woman eye

She knew she was pushing her luck walking to her car alone after class. Her best friend—who usually walked with her—was home sick. She stuck to the well-lit parts of the street. It didn’t matter.

She couldn’t believe it. After everything he’d said about women, minorities, the disabled, and grabbing women by their pussies, he was elected.

She wasn’t wearing headphones, as that would have been too dangerous. Still, she somehow missed his steps behind her. Her first indication about what was about to happen was a dirty, smelly glove placed over her mouth. She was dragged backwards into a bush. She couldn’t believe the pain of the branches. How did she even feel that knowing what was happening?

She was depressed for months after the election. She felt better the day she marched but, since then, he’d already showed his hand. He doesn’t care about anyone but old, white men. The things he says at rallies are horrendous.

She screamed when he took his hand off her mouth for a second to unzip his pants. He punched her in the jaw. She couldn’t believe she was still conscious, as the pain was unlike anything she’d experienced before. After being sexually abused when she was young, she couldn’t wrap her head around the fact that this was even happening. “Lightning does strike twice,” she thought. “I’ll never be the same.”

She was getting flack for talking about her displeasure at work. “Get over it,” a bunch of the guys (and even some women) would tell her. “Hillary sucked anyway.” She couldn’t believe that they were supporting a man who had been talking of nothing but bans and walls, putting the fear of God into everyone about anyone who wasn’t like them.

She wasn’t going down without a fight. She tried to remember what she learned in her self-defense classes. She knew she should try and get him in the nose with the heel of her hand but he had both of those pinned. She kneed him in the groin. He groaned loudly and lifted himself up off her just a little bit. She tried to budge but he was furious now. He banged her head on the pavement. Things went dark.

She sat crying at her desk over the death of Heather Heyer in Charlottesville. Her last post had been, “If you’re not outraged, you’re not paying attention.” That’s exactly how she felt. The President said there was “hatred, bigotry, and violence on many sides.” She wanted to punch something really f*cking hard. The fire within her had started to burn, and all she could feel was unmitigated rage.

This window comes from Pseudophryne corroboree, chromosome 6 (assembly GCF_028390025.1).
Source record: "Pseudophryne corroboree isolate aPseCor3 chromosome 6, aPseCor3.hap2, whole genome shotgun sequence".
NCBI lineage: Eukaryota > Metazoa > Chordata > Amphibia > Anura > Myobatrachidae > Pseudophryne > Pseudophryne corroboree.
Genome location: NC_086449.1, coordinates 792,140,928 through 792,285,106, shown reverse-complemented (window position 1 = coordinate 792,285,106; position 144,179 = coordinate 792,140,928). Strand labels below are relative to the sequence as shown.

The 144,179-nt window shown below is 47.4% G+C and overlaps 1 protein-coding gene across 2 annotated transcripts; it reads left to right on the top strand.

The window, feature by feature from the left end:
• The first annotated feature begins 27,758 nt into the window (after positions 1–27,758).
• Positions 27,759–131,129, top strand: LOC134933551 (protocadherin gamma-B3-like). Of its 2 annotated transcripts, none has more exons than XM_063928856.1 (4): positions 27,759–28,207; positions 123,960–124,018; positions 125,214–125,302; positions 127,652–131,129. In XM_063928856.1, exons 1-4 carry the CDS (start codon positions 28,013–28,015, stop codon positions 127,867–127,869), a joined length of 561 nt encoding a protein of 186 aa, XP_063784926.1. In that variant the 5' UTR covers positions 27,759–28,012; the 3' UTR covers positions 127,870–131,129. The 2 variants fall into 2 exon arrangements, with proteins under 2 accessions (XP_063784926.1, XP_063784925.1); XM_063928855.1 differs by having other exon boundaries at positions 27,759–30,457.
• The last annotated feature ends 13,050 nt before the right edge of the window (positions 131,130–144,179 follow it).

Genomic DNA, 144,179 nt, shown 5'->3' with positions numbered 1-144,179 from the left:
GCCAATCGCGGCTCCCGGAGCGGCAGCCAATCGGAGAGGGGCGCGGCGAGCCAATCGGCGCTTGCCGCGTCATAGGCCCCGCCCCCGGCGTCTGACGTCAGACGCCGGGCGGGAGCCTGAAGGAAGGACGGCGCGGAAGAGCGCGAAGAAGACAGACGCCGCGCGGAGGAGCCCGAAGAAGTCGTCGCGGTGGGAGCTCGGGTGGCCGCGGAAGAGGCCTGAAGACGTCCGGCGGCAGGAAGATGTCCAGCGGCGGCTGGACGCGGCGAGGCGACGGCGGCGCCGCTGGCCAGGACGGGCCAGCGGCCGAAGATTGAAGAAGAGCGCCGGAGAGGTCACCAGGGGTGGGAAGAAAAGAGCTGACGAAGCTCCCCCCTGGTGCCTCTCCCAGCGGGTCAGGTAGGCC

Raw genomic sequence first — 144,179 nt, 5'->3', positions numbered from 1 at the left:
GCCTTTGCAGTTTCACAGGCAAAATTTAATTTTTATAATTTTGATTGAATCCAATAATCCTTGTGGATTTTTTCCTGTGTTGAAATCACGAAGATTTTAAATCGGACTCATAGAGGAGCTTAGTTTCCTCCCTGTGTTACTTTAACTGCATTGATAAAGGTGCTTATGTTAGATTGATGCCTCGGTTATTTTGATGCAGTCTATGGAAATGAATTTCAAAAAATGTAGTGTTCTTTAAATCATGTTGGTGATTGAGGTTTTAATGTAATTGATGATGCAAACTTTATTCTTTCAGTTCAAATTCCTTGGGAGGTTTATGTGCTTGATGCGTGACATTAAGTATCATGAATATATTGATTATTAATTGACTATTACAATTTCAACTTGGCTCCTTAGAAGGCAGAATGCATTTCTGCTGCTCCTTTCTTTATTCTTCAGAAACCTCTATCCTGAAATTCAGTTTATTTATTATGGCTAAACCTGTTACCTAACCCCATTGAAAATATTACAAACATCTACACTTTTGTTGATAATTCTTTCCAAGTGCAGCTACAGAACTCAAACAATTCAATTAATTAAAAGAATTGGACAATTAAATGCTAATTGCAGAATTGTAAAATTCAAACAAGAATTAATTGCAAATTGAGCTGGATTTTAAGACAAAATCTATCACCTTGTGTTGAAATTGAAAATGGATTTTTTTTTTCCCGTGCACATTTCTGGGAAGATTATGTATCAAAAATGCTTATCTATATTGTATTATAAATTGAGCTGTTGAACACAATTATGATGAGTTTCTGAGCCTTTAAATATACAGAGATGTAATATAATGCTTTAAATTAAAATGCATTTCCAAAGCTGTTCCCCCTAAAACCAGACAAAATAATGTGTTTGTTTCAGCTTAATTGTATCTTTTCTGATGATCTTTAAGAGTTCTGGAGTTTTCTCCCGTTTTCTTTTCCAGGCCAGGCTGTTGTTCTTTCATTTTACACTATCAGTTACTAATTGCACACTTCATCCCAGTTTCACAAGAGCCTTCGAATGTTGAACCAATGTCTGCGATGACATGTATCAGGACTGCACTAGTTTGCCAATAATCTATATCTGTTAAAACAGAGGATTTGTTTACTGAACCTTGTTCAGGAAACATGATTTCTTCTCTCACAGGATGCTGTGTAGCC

She came to, and he was inside her. He was violating her in the most personal way—the way she’d hoped would only be by someone she loved. She had just started dating someone, too, and they hadn’t even slept together yet. She had been proud of that, and he was patient. But here she was. She could tell her back was bleeding from being pounded on the pavement. She thought about screaming again but decided it was almost over anyway. A lot of things were over for her. She held still and smelled his terrible, alcohol-fueled breath. She knew she would never forget that smell.

She sat at her new boyfriend’s house and listened as others complained about the “idiots” who were taking a knee, saying, “Why don’t they just STFU and play football?” Was this the world she lived in now? She hated herself for not saying anything.

She was floating outside of herself now. After what seemed like hours, he “finished” inside her. She knew a part of her—if not all of her—had died right at that moment, even if she did live. Which she realized now was probably still in his sweaty, disgusting hands. She wasn’t sure she cared what he did next.

She sat watching the news transfixed by the news that Manafort and Papadopoulos had gone down. She got the tiniest glimmer of hope for women and for anyone who had ever been marginalized in any way. Weeks later, she realized nothing had changed.

She couldn’t believe it. After telling her he knew where she lived and would kill her if she went to the police, he got up, zipped up his pants, wiped the sweat off his brow, replaced his fallen hat, spit just next to her head, and then he did something that she couldn’t believe. He smiled. And then he left. She laid there for maybe 10 minutes after, not even caring that she was leaving herself open to the possibility that she could be attacked again on that dark night. “Get up,” she thought to herself. “Go to the police.” Instead, she lied there and began singing a song to herself. It was a song that her grandma used to sing to her when she was little. “Am I losing my mind?” she wondered. “This too shall pass,” her grandma would always say. She knew this would never pass. She kept singing.

She read about all the sexual assault accusations against the President, and wondered why this was swept under the rug. Why was he immune? As a survivor of sexual abuse when she was younger, this infuriated her. She picked a fight with her boyfriend later for no reason. She went to bed feeling terrible.

She must have passed out. She awoke to a group of people standing over her. One of them had covered her naked lower half with his jacket. A few of them were crying. One was on the phone describing the scene to 9-1-1. Was she still singing? She wasn’t sure anymore.

She listened to Dr. Ford’s testimony. She knew she shouldn’t. It had only been a week since she was attacked. Her head still ached and it hurt to urinate. She cried as she listened. She cried even more as everyone talked about how credible she was afterwards. Even the President said so. “This is it,” she thought. “The tide is finally turning.”

She was wrong. 

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